"Totally Hoops," a documentary series created by Douglas Ross and Lara Spotts, the team behind Disney's reality series "Bug Juice," marks a big step in filling the void of quality programming for adolescent girls. Docu manages to encompass the whole coming-of-age experience as seen through the eyes of an all-girls basketball team.
Totally Hoops,” a documentary series created by Douglas Ross and Lara Spotts, the team behind Disney’s reality series “Bug Juice,” marks a big step in filling the void of quality programming for adolescent girls. While many popular shows geared to the “tween” audience of 12- to 14-year-olds focus on melodrama and ro-mance, “Totally Hoops” man-ages to encompass the whole coming-of-age experience as seen through the eyes of an all-girls basketball team, exploring the lives of the 11 Dayton’s Lady Hoopstars on and off the court.
Premiering with back-to-back episodes, “Totally Hoops” is an engrossing exploration. In one sense, the show is similar in tone to HBO’s award-winning “A Cinderella Season: The Lady Vols Fight Back,” in carefully documenting the pressures and rewards of organized sports. More than just a jockumentary, how-ever, “Totally Hoops” is a look at the teen experience and the link between self-esteem and social involvement.
This diverse group is equally dedicated but each player is struggling with her own challenges. Tiffany is striving to make a name for herself inde-pendently of her sister Tamika, a former Hoopstar now playing for collegiate power U. of Connecti-cut, while Alisha, one of the youngest players on the squad, is a former “B” team member who rides herself relentlessly to keep her place on the varsity.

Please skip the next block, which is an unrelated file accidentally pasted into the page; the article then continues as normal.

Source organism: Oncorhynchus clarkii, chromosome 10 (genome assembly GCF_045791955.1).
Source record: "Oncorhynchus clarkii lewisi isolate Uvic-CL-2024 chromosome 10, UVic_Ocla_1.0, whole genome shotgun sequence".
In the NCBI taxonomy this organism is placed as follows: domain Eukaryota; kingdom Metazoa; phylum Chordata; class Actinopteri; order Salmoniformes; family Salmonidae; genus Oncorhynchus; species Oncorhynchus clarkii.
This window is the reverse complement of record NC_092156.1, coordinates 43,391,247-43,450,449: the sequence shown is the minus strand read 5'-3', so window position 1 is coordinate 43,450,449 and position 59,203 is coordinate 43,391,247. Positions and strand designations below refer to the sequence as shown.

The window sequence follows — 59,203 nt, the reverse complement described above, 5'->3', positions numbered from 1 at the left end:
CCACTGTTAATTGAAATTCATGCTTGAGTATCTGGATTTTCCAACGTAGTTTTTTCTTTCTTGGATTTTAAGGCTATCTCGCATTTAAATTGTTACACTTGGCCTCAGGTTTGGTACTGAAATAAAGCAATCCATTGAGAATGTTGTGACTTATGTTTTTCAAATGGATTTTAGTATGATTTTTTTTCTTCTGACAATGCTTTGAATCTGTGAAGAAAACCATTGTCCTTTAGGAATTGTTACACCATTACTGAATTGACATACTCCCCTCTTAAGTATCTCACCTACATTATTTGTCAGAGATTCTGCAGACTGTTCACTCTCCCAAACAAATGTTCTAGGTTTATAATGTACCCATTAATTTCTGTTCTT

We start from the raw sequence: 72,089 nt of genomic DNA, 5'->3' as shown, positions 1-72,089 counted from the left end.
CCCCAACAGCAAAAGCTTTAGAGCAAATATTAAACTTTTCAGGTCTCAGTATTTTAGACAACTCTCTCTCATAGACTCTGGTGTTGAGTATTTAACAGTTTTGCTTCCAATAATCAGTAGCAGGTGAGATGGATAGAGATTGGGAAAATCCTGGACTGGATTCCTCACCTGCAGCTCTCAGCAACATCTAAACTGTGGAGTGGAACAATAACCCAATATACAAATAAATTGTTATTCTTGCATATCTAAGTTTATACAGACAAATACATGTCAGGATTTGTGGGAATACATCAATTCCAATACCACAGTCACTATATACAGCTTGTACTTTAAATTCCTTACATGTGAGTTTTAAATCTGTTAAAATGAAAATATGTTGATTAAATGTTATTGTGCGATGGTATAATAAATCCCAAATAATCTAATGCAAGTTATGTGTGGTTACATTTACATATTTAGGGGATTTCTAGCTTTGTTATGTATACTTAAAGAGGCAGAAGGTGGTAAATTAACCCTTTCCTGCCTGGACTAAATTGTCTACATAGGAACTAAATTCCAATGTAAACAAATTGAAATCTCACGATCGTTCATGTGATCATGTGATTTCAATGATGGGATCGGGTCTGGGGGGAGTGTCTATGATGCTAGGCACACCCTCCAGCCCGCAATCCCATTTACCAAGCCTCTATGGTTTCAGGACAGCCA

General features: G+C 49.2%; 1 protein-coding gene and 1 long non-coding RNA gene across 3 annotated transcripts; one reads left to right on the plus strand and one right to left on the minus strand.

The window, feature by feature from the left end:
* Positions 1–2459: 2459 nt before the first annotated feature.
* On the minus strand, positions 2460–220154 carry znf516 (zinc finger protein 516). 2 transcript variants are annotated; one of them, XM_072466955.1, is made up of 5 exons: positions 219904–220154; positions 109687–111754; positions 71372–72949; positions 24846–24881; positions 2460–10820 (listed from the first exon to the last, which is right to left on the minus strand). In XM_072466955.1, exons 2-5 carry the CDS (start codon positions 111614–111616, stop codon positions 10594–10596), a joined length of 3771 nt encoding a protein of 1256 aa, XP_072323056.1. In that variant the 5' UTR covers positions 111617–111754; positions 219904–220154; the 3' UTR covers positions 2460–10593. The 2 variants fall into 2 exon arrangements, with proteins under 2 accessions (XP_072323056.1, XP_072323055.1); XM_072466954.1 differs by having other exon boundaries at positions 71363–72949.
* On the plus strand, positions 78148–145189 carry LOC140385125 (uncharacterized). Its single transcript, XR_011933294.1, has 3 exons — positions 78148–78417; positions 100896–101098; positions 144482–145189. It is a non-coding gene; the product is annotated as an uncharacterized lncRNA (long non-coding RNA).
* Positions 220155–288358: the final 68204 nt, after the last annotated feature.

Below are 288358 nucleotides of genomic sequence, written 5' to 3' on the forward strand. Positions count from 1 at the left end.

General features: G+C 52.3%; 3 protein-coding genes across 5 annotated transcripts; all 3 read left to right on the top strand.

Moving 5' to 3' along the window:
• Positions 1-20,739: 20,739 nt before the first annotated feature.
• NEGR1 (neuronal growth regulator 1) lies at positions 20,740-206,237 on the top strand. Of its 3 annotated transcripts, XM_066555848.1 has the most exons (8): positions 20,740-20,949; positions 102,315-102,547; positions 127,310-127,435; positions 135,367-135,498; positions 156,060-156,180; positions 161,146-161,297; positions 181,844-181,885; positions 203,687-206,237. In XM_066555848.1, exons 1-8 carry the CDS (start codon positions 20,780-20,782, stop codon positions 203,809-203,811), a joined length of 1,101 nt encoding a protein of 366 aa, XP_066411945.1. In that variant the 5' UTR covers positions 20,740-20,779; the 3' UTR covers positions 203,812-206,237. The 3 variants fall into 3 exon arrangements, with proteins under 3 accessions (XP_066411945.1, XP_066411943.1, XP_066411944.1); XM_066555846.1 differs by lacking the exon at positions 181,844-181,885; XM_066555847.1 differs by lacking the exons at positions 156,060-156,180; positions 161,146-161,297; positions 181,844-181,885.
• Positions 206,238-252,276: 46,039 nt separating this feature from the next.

The sacrifices required to re-main an elite team affect the girls’ schoolwork, their friendships and family relationships. Directors Samantha Counter and Sitarah Pendelton are careful to capture these moments as unobtrusively as possible.
Filmed in both direct interview and fly-on-the-wall style, the girls bare their souls directly to the camera, but the most revealing moments come as the crews follow them around through daily routines. Although aware of the camera’s presence, these media-savvy teens are natural and relaxed. There’s no “Real World” like showboating here, but judging from the two episodes provided for review, there’s not a lot of conflict either. So far, harmony prevails as the main theme, and if Disney wants to move beyond its squeaky-clean image, it can easily go one step further without compromising its standards.
A predominantly female film crew most likely helps to evoke the relaxed filming atmosphere, while editor Marlise Malkames exhibits good instincts when it comes to splicing together the numerous sub stories. William Anderson’s choice of pop tunes and mood music gives the show a hip and timely feel.